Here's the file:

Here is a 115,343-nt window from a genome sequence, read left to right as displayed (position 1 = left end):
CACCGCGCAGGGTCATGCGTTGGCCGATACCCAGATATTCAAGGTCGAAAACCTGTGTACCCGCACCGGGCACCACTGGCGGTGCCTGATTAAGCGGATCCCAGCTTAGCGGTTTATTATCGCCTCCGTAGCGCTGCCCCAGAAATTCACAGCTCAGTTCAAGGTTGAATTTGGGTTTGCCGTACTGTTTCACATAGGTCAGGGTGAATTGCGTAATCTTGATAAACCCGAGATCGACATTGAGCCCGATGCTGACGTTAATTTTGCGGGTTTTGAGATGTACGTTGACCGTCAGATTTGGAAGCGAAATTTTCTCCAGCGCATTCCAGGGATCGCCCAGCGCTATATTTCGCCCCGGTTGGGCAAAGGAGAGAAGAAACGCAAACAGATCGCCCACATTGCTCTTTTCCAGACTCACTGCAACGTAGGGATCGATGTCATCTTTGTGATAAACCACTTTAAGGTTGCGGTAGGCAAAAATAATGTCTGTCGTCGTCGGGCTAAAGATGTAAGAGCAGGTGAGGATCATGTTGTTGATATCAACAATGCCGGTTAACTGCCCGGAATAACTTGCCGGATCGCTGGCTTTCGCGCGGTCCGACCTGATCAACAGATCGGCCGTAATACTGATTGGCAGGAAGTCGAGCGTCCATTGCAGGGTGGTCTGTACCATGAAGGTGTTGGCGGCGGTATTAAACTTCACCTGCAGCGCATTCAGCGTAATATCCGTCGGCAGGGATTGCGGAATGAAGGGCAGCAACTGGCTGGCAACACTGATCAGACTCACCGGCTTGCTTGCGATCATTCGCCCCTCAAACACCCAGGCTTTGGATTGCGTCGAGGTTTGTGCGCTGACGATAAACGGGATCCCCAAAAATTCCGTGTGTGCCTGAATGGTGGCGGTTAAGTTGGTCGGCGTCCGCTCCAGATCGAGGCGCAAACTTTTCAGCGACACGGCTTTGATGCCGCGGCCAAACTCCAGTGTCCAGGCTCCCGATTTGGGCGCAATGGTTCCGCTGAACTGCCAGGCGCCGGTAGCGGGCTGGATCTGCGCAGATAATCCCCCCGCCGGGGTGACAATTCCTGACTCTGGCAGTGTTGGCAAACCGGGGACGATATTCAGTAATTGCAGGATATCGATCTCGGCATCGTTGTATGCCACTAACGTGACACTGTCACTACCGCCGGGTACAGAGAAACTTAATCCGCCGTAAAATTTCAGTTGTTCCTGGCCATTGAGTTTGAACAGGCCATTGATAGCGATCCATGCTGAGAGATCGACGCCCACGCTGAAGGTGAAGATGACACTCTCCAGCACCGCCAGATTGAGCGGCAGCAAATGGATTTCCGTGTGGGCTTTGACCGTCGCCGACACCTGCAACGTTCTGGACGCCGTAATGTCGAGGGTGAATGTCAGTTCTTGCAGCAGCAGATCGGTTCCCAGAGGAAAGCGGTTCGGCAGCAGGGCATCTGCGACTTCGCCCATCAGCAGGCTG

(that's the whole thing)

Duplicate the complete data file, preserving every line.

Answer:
Here is a 115,343-nt window from a genome sequence, read left to right as displayed (position 1 = left end):
CACCGCGCAGGGTCATGCGTTGGCCGATACCCAGATATTCAAGGTCGAAAACCTGTGTACCCGCACCGGGCACCACTGGCGGTGCCTGATTAAGCGGATCCCAGCTTAGCGGTTTATTATCGCCTCCGTAGCGCTGCCCCAGAAATTCACAGCTCAGTTCAAGGTTGAATTTGGGTTTGCCGTACTGTTTCACATAGGTCAGGGTGAATTGCGTAATCTTGATAAACCCGAGATCGACATTGAGCCCGATGCTGACGTTAATTTTGCGGGTTTTGAGATGTACGTTGACCGTCAGATTTGGAAGCGAAATTTTCTCCAGCGCATTCCAGGGATCGCCCAGCGCTATATTTCGCCCCGGTTGGGCAAAGGAGAGAAGAAACGCAAACAGATCGCCCACATTGCTCTTTTCCAGACTCACTGCAACGTAGGGATCGATGTCATCTTTGTGATAAACCACTTTAAGGTTGCGGTAGGCAAAAATAATGTCTGTCGTCGTCGGGCTAAAGATGTAAGAGCAGGTGAGGATCATGTTGTTGATATCAACAATGCCGGTTAACTGCCCGGAATAACTTGCCGGATCGCTGGCTTTCGCGCGGTCCGACCTGATCAACAGATCGGCCGTAATACTGATTGGCAGGAAGTCGAGCGTCCATTGCAGGGTGGTCTGTACCATGAAGGTGTTGGCGGCGGTATTAAACTTCACCTGCAGCGCATTCAGCGTAATATCCGTCGGCAGGGATTGCGGAATGAAGGGCAGCAACTGGCTGGCAACACTGATCAGACTCACCGGCTTGCTTGCGATCATTCGCCCCTCAAACACCCAGGCTTTGGATTGCGTCGAGGTTTGTGCGCTGACGATAAACGGGATCCCCAAAAATTCCGTGTGTGCCTGAATGGTGGCGGTTAAGTTGGTCGGCGTCCGCTCCAGATCGAGGCGCAAACTTTTCAGCGACACGGCTTTGATGCCGCGGCCAAACTCCAGTGTCCAGGCTCCCGATTTGGGCGCAATGGTTCCGCTGAACTGCCAGGCGCCGGTAGCGGGCTGGATCTGCGCAGATAATCCCCCCGCCGGGGTGACAATTCCTGACTCTGGCAGTGTTGGCAAACCGGGGACGATATTCAGTAATTGCAGGATATCGATCTCGGCATCGTTGTATGCCACTAACGTGACACTGTCACTACCGCCGGGTACAGAGAAACTTAATCCGCCGTAAAATTTCAGTTGTTCCTGGCCATTGAGTTTGAACAGGCCATTGATAGCGATCCATGCTGAGAGATCGACGCCCACGCTGAAGGTGAAGATGACACTCTCCAGCACCGCCAGATTGAGCGGCAGCAAATGGATTTCCGTGTGGGCTTTGACCGTCGCCGACACCTGCAACGTTCTGGACGCCGTAATGTCGAGGGTGAATGTCAGTTCTTGCAGCAGCAGATCGGTTCCCAGAGGAAAGCGGTTCGGCAGCAGGGCATCTGCGACTTCGCCCATCAGCAGGCTG